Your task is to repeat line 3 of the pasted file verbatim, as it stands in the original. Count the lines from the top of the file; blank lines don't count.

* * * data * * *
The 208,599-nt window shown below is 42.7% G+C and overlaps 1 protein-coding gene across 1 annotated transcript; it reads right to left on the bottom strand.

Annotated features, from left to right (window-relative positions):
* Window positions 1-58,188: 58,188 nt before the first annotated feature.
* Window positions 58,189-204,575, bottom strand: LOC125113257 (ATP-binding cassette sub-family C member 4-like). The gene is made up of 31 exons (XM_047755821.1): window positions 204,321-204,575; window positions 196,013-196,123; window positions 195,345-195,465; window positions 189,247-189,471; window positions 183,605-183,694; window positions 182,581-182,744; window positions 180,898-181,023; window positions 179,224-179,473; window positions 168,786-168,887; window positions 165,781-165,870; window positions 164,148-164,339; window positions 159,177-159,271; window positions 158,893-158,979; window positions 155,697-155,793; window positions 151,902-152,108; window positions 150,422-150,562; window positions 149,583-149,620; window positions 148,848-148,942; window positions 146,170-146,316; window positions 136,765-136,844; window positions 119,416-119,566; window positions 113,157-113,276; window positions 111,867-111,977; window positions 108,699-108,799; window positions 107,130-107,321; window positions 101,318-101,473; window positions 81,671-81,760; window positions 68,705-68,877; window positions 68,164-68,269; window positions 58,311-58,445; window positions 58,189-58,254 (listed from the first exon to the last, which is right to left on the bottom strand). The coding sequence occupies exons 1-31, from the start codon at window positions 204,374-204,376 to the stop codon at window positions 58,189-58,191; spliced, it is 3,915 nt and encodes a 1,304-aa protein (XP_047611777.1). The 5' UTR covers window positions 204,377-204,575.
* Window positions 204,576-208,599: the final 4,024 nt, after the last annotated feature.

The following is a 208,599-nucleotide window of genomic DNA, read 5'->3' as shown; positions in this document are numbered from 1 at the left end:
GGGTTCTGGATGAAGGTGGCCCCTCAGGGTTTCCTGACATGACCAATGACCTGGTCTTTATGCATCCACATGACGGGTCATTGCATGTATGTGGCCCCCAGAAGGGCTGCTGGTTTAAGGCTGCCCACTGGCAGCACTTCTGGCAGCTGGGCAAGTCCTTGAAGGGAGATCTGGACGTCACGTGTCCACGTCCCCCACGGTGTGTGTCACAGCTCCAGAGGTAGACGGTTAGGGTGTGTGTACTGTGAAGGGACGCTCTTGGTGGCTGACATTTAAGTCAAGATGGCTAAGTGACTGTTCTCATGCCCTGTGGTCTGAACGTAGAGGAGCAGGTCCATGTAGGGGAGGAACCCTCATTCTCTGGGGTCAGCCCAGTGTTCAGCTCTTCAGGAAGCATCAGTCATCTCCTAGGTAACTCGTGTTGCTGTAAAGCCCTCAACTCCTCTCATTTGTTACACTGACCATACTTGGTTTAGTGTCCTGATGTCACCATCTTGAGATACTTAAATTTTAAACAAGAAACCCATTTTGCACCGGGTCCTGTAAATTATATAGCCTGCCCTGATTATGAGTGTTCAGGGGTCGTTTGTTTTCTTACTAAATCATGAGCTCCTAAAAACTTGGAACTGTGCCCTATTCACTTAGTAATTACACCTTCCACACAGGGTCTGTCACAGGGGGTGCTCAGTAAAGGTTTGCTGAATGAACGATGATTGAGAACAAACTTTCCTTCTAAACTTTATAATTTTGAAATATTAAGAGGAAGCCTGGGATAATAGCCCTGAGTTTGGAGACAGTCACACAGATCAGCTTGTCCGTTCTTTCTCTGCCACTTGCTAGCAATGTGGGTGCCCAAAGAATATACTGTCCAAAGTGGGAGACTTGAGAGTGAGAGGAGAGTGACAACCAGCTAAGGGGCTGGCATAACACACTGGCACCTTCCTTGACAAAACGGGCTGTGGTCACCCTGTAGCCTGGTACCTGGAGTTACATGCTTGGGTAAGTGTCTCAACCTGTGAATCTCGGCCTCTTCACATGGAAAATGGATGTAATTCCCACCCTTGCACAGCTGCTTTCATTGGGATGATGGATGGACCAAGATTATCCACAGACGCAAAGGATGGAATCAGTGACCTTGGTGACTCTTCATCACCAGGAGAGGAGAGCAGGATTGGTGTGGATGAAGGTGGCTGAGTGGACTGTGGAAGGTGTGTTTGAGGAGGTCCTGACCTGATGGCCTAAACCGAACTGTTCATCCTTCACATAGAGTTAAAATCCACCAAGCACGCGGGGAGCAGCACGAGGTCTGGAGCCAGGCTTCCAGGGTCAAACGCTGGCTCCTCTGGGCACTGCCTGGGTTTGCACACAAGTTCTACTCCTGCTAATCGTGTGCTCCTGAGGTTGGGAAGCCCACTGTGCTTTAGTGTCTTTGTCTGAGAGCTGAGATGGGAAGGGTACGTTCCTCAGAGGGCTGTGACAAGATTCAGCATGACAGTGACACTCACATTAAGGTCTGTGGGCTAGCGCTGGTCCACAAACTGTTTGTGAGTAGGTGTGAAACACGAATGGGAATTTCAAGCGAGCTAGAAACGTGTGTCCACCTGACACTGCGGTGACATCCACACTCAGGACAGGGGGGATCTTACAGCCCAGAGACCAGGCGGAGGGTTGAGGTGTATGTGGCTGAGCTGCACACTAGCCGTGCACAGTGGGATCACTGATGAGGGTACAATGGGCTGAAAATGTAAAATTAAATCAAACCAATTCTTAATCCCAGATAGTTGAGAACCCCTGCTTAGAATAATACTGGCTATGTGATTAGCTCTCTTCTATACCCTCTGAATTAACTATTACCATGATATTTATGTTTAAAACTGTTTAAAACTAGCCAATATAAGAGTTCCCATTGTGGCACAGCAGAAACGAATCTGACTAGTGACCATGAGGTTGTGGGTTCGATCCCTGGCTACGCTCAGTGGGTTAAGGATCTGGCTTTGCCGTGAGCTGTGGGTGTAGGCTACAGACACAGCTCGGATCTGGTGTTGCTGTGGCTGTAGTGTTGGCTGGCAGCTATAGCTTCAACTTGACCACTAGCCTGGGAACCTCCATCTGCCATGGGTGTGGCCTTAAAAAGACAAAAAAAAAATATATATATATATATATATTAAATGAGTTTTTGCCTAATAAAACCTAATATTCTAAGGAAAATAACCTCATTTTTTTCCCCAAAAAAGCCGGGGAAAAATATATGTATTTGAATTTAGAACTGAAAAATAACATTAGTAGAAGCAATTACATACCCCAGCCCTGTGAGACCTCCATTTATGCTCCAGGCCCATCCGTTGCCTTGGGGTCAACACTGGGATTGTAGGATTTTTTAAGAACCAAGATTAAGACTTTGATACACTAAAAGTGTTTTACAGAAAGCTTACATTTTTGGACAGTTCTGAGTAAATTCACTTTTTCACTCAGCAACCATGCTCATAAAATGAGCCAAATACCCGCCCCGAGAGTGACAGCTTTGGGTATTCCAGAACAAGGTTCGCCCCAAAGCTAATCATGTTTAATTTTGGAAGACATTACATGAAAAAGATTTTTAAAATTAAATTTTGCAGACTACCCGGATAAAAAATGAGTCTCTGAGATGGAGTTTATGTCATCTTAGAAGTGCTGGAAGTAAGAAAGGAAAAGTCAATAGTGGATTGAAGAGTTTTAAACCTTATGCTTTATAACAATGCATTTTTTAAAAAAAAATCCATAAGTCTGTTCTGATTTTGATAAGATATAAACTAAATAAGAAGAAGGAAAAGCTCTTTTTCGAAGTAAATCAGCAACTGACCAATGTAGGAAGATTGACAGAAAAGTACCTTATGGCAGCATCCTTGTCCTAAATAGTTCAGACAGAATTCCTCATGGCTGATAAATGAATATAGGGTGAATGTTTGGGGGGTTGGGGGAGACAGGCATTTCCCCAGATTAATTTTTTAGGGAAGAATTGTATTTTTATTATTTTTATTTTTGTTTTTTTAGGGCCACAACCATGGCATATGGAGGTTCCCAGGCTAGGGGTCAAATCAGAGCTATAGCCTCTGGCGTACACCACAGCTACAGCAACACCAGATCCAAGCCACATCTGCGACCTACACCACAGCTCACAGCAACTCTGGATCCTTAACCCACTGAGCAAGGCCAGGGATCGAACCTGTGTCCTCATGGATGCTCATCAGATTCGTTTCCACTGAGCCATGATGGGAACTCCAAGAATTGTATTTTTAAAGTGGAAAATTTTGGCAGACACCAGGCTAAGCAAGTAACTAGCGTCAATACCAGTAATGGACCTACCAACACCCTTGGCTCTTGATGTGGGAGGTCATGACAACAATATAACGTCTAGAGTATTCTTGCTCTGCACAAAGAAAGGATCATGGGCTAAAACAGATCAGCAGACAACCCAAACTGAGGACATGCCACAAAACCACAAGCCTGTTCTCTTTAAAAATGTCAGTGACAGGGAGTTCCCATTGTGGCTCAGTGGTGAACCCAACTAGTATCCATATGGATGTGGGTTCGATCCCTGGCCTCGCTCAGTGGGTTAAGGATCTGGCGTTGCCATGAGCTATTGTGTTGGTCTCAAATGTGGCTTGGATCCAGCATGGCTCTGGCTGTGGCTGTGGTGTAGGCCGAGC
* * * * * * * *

* Window positions 1-58,188: 58,188 nt before the first annotated feature.